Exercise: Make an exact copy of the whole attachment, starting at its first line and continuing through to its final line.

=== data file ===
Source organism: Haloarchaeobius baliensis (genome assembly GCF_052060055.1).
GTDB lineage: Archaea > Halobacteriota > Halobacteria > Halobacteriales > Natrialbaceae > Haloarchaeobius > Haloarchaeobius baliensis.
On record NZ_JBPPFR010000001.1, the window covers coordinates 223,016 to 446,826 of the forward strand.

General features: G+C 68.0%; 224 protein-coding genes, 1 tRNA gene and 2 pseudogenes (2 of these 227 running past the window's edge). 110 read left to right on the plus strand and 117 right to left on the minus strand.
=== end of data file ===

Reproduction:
Source organism: Haloarchaeobius baliensis (genome assembly GCF_052060055.1).
GTDB lineage: Archaea > Halobacteriota > Halobacteria > Halobacteriales > Natrialbaceae > Haloarchaeobius > Haloarchaeobius baliensis.
On record NZ_JBPPFR010000001.1, the window covers coordinates 223,016 to 446,826 of the forward strand.

General features: G+C 68.0%; 224 protein-coding genes, 1 tRNA gene and 2 pseudogenes (2 of these 227 running past the window's edge). 110 read left to right on the plus strand and 117 right to left on the minus strand.